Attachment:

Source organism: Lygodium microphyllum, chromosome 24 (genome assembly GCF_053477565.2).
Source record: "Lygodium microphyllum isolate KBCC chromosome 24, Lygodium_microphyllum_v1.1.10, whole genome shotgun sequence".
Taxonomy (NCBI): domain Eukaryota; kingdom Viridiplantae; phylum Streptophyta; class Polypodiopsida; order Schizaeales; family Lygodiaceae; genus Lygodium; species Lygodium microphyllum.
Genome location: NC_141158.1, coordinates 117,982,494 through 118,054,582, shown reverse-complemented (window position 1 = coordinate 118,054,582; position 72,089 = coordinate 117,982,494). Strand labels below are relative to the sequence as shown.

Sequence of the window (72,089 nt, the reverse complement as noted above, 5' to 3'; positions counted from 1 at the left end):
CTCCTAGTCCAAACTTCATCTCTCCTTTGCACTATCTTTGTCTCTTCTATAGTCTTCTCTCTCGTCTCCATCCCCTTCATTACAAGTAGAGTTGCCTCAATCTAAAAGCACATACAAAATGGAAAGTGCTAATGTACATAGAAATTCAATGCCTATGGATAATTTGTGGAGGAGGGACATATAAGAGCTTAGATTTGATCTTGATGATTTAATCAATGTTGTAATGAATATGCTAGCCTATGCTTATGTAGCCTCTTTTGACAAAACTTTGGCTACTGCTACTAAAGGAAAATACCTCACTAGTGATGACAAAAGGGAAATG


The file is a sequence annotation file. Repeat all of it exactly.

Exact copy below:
Source organism: Lygodium microphyllum, chromosome 24 (genome assembly GCF_053477565.2).
Source record: "Lygodium microphyllum isolate KBCC chromosome 24, Lygodium_microphyllum_v1.1.10, whole genome shotgun sequence".
Taxonomy (NCBI): domain Eukaryota; kingdom Viridiplantae; phylum Streptophyta; class Polypodiopsida; order Schizaeales; family Lygodiaceae; genus Lygodium; species Lygodium microphyllum.
Genome location: NC_141158.1, coordinates 117,982,494 through 118,054,582, shown reverse-complemented (window position 1 = coordinate 118,054,582; position 72,089 = coordinate 117,982,494). Strand labels below are relative to the sequence as shown.

Sequence of the window (72,089 nt, the reverse complement as noted above, 5' to 3'; positions counted from 1 at the left end):
CTCCTAGTCCAAACTTCATCTCTCCTTTGCACTATCTTTGTCTCTTCTATAGTCTTCTCTCTCGTCTCCATCCCCTTCATTACAAGTAGAGTTGCCTCAATCTAAAAGCACATACAAAATGGAAAGTGCTAATGTACATAGAAATTCAATGCCTATGGATAATTTGTGGAGGAGGGACATATAAGAGCTTAGATTTGATCTTGATGATTTAATCAATGTTGTAATGAATATGCTAGCCTATGCTTATGTAGCCTCTTTTGACAAAACTTTGGCTACTGCTACTAAAGGAAAATACCTCACTAGTGATGACAAAAGGGAAATG